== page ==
A Well

A WELL, 1966
by Kenzo Okada (Japanese/American, 1902-1982)
mixed paper collage on primed canvas,

Reference#: T1613

signed Kenzo Okada, lower left

Dimensions:
Height: 70 inches (177.8 cm.)
Length: 84 3/4 inches (215.3 cm.)

Born in Japan in 1902, the son of a wealthy industrialist, Kenzo Okada was to become the first Japanese-American to receive national acclaim as an Abstract Expressionist. Although his family was opposed to his artistic pursuits, the young Okada persevered and entered Tokyo Fine Arts University in 1922. In 1924, he traveled to Paris, where he lived as a starving artist who focused primarily on landscapes and urban subjects in the Western style. There he met contemporaries such as Alberto Giocometti and Tsugouhara Foujita. After exhibiting at the Salon d’Autonne in 1927, he returned to Japan to teaching stints at the School of Fine Arts, Nippon University, and later at the Musashino Art Institute, Tokyo.
Still working in the figurative style, Okada set off for New York City in 1950. After encountering the Abstract Expressionist movement, though, his work dramatically changed. His creations displayed a Japanese sensibility of color tonalities that were new to his work. His style was set apart by an “organic disposition of varying forms and solid color areas produced by several coats of pale colors.”1 Describing an Okada show at Betty Parson’s Gallery on West 57th Street in 1967, New York Times art critic John Canaday wrote, “Mr. Okada practices superlatively a quiet, poetic abstract landscape painting that seems almost old-fashioned nowadays. But for viewers seeking a meditative retreat from works that hop, op, pop, jiggle or rumble, time spent in the presence of these low-keyed canvases should be most rewarding.”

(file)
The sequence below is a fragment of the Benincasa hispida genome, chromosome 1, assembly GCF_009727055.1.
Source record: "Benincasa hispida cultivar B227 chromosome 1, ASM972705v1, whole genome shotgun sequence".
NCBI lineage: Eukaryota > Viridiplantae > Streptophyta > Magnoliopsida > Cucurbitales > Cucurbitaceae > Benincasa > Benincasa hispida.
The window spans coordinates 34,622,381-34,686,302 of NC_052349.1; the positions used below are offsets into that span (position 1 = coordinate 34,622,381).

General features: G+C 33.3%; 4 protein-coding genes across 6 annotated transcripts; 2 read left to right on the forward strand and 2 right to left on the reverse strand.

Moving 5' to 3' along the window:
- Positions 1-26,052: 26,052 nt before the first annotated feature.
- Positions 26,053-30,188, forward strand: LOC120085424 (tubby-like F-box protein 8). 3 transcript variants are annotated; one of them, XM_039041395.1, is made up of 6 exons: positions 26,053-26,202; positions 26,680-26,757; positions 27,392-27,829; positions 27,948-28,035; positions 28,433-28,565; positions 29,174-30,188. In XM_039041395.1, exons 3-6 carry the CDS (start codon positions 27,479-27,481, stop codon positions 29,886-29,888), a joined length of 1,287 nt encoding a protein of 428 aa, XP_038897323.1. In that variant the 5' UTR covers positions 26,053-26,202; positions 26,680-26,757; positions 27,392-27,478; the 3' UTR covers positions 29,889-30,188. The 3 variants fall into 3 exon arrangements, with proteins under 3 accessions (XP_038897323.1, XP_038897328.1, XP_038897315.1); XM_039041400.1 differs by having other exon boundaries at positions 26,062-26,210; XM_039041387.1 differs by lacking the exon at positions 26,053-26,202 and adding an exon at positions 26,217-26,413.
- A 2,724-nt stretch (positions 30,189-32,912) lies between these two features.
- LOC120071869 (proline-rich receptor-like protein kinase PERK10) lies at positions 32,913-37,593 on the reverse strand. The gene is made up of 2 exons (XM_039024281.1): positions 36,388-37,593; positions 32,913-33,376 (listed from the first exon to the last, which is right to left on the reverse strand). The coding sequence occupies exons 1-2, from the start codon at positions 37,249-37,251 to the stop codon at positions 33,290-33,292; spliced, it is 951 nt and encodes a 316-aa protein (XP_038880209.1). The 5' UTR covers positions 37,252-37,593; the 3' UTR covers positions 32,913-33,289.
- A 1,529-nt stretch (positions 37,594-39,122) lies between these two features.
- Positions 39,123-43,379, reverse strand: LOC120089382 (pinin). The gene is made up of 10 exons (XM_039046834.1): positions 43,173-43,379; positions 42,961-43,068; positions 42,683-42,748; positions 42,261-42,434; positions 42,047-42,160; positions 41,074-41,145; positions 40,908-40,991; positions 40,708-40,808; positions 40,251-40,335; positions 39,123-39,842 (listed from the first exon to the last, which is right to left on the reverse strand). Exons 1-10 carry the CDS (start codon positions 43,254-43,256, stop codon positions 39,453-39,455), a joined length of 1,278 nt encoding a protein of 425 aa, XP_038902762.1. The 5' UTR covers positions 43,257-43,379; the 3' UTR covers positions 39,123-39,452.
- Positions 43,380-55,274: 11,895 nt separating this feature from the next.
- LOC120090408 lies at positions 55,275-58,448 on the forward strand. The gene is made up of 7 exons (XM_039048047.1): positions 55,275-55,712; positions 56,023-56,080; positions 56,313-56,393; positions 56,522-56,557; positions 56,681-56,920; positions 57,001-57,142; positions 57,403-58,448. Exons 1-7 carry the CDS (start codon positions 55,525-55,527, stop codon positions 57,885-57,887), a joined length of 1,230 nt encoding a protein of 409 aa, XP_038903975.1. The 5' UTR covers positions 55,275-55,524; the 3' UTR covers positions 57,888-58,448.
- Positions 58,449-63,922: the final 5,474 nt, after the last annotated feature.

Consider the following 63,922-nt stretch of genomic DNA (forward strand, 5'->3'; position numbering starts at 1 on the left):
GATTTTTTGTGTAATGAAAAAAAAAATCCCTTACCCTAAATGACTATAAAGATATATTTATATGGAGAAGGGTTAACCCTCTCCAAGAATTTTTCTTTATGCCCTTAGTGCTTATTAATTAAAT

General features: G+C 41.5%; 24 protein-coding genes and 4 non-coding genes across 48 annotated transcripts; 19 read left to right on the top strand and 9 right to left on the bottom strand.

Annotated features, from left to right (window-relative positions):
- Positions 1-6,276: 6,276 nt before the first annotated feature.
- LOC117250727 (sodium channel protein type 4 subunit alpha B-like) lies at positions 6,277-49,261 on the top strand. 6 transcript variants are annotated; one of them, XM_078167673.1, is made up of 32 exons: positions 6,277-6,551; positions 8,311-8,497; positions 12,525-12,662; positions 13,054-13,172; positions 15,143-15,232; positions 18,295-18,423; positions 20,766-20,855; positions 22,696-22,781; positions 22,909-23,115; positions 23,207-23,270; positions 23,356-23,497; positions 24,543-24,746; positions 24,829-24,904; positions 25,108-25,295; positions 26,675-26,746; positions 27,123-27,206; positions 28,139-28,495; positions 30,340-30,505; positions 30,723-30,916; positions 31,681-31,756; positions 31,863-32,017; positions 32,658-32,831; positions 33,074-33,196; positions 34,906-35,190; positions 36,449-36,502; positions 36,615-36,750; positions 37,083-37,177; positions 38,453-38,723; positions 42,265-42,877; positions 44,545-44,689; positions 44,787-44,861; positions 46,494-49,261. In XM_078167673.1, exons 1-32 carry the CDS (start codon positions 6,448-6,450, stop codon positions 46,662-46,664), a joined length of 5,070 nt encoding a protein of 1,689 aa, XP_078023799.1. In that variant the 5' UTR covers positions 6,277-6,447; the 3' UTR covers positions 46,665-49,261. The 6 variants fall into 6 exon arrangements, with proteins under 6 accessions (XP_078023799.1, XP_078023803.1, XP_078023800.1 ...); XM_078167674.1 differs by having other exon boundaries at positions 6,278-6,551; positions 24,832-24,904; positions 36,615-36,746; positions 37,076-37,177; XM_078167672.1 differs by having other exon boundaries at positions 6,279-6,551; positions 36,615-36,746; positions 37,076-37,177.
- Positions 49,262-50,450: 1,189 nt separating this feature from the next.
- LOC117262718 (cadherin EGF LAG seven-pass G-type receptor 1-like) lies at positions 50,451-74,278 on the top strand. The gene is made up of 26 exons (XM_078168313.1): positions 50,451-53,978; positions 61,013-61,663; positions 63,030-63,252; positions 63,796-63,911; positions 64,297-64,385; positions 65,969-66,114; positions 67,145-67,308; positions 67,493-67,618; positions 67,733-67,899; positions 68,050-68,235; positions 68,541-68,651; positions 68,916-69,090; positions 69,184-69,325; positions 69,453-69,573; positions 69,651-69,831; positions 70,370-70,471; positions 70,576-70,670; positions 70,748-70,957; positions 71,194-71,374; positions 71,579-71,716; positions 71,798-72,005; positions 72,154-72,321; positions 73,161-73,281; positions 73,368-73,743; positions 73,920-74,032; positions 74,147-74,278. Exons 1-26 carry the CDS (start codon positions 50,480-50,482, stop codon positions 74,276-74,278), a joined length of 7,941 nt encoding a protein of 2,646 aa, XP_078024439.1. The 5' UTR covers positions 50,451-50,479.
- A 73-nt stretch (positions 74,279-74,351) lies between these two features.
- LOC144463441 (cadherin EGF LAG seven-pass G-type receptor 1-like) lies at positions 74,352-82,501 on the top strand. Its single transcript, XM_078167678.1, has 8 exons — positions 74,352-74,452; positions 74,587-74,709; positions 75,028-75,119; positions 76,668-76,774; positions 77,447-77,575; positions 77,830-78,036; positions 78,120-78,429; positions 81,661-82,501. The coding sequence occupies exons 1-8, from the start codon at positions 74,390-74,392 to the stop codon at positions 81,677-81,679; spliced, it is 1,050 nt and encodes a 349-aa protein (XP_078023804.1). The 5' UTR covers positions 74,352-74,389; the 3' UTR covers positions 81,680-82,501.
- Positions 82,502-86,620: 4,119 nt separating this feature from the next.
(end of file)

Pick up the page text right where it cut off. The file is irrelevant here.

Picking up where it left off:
Although he remained in the United States for the rest of his life, he made frequent trips back to Japan to refresh his consciousness of Japanese aesthetics. By the end of his life, Okada had created a unique style, one that “transcended the boundaries of the abstract and the figurative.”2

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